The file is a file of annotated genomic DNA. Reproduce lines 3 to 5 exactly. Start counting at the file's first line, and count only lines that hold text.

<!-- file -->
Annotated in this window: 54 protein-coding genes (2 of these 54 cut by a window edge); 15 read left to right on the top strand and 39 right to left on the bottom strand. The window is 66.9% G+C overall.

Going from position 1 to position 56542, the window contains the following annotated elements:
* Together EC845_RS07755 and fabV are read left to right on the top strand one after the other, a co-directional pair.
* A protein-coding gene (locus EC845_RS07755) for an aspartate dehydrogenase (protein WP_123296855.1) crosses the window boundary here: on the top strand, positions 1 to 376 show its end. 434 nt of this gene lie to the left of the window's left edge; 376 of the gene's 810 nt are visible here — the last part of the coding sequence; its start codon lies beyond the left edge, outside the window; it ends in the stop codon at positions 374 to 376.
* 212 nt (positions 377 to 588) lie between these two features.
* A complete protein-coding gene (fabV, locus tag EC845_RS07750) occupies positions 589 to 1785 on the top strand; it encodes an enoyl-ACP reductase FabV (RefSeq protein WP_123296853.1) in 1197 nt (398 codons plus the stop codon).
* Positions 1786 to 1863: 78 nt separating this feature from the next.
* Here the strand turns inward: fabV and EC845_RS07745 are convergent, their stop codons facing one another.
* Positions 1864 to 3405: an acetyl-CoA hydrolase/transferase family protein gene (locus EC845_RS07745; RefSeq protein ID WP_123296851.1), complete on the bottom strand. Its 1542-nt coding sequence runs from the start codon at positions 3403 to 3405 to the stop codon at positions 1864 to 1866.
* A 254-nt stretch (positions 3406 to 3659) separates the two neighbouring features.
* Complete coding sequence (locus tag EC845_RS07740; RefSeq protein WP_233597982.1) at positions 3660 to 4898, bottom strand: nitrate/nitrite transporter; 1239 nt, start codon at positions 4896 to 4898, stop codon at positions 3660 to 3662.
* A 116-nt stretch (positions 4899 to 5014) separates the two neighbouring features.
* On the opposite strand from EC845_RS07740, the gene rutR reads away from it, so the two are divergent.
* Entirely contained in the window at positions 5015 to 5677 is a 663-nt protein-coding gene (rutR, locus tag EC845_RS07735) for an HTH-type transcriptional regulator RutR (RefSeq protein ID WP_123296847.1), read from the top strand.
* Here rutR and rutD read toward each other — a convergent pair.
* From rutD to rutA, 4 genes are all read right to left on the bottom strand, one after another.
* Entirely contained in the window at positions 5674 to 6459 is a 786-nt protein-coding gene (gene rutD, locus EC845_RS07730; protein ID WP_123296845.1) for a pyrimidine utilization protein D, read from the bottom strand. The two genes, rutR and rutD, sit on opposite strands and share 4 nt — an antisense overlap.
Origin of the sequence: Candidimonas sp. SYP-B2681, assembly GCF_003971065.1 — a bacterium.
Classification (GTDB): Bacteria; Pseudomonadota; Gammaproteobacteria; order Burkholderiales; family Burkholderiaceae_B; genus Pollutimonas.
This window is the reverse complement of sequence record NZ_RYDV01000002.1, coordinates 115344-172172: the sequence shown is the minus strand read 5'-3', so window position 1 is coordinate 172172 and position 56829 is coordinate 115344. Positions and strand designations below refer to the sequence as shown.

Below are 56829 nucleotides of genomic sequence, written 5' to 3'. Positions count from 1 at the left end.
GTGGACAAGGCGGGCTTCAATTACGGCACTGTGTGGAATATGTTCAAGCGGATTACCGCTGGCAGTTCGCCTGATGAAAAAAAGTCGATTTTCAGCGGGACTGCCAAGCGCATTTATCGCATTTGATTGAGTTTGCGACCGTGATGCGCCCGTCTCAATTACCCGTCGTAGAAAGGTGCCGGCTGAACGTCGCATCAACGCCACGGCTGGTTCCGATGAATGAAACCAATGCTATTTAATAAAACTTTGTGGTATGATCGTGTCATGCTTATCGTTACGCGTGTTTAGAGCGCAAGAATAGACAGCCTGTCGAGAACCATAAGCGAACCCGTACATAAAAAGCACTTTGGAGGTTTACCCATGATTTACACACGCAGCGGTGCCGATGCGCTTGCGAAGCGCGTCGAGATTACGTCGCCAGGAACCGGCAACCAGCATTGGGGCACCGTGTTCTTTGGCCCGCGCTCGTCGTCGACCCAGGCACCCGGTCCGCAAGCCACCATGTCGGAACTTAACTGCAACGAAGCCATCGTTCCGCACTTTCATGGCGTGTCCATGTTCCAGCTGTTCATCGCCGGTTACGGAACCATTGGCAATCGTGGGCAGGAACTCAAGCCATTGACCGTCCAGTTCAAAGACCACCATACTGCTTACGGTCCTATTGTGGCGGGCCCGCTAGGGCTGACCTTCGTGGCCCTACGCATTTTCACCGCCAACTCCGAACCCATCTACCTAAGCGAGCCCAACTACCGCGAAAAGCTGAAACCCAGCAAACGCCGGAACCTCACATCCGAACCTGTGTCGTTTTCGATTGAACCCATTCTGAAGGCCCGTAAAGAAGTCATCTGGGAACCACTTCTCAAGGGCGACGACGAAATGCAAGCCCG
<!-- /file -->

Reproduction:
* Together EC845_RS07755 and fabV are read left to right on the top strand one after the other, a co-directional pair.
* A protein-coding gene (locus EC845_RS07755) for an aspartate dehydrogenase (protein WP_123296855.1) crosses the window boundary here: on the top strand, positions 1 to 376 show its end. 434 nt of this gene lie to the left of the window's left edge; 376 of the gene's 810 nt are visible here — the last part of the coding sequence; its start codon lies beyond the left edge, outside the window; it ends in the stop codon at positions 374 to 376.
* 212 nt (positions 377 to 588) lie between these two features.